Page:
I initially hit problems with it detecting the drawbridge, which I worked with other testers in the AmiKit discord to troubleshoot, eventually working out I needed to run Amiberry using sudo rather than non-sudo as is the default. After I did this, drawbridge worked perfectly on the CrowPi lite.

The Amiberry developer is aware of the issue, and hopefully we should have a fix soon that gets around this problem - for now though, running sudo amiberry to run amikit get drawbridge usb floppy drive support working on the CrowPi lite.

Sadly, I was not able to make it to the Perth Amiga User Group meeting in December this year as my money had run out and I couldn't afford any more travel this year. The group had released a very retro demo using the RSI demo maker to announce the meet X, and this was such a cool idea. 
What better choice to test the drawbridge on the CrowPi lite using a Workbench 1.3 configuration in Amiberry? It works perfectly, booting and running the demo from floppy disk with no problems.

I also booted the Workbench 1.3 disk I tested on the Alienware PC before, and that works also:

Not every original disk works on drawbridge. I couldn't get Silkworm to run the game from original floppy disk, although it did get some of the way:

The sequel to Silkworm, called SWIV, worked perfectly from the original floppy disks using Drawbridge on the CrowPi Lite:

Happy days - I enjoyed playing SWIV for a while!

My last task for this initial setup of the CrowPi Lite was to test the latest AmiBerry release (used for AmiKit 12), which includes support for connecting the Amiga emulation to external USB connected MIDI devices!

I have wanted this support in emulation for quite a while, so I was very excited to try it out.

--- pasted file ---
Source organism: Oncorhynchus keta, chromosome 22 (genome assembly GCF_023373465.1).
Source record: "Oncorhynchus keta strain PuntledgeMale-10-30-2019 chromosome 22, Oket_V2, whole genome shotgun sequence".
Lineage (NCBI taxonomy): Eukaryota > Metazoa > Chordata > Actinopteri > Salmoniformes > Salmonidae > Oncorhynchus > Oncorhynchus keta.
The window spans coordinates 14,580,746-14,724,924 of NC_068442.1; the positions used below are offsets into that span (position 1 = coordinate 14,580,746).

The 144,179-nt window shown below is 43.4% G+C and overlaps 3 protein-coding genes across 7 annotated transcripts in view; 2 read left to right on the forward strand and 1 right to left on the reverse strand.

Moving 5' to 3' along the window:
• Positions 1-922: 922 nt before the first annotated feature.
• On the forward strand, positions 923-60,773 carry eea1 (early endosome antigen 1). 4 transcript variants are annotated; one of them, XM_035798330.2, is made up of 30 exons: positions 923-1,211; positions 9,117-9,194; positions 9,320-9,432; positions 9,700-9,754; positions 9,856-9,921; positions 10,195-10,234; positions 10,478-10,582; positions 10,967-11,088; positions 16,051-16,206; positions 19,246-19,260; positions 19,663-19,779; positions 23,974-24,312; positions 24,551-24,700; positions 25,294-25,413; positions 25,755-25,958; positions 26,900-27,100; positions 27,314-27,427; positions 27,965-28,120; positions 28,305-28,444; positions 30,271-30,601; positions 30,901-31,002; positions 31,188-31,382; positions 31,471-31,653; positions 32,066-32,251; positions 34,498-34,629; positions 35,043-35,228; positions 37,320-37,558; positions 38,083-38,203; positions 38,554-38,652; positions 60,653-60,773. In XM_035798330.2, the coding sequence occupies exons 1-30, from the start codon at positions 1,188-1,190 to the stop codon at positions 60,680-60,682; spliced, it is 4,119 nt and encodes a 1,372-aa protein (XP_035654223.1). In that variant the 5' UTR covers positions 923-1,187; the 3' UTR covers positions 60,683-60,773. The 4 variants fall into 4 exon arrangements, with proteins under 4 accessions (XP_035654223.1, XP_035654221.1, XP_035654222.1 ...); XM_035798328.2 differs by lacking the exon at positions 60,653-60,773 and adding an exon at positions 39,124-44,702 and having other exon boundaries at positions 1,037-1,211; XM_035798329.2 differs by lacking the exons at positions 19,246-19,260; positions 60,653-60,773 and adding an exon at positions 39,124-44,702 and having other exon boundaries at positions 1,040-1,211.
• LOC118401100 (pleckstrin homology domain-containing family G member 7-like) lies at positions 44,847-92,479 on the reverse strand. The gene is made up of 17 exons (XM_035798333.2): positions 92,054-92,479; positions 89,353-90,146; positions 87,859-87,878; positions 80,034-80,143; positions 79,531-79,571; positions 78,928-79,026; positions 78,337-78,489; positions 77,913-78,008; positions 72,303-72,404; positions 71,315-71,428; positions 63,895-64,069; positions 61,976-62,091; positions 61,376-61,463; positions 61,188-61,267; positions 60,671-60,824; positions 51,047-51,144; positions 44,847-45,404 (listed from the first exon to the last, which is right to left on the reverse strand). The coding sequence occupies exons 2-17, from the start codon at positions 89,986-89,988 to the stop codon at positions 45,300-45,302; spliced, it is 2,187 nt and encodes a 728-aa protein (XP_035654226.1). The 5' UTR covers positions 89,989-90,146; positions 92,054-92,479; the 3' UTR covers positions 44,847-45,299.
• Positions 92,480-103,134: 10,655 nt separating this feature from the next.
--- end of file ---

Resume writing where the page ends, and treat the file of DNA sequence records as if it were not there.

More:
I moved my CrowPi lite laptop to the Amiga room, to connect it up to a USB Edirol UM-1X midi interface, which plugs into my Roland SC-88 Pro MIDI device.
I ran a native linux MIDI sequencer to make sure everything was working fine in the host OS first, which it is:
I then configured the new Amiberry 5.6.5 release to use the detected Edirol interface as the input and output for MIDI in the IO port settings

I then downloaded and installed the MIDI sequence Horny Lite (on Aminet), and also installed Deluxe Music 2 on the CrowPi Lite by using the original floppy disks:

I played back some MIDI files using Horny Lite MIDI sequencer and it works perfectly:

I also tested using Deluxe Music 2, and that works well as well, although it is more picky about which MIDI files it will load into it.

The developer of Amiberry posted some videos I shared on AmiKit Discord of the playback in action on his facebook page - I didn't include them here to avoid potential copyright issues, but evidently he was not so concerned about that as I am! They are MIDI files of course, but still... anyway, you can view the videos on his page here if you are interested to hear the MIDI output running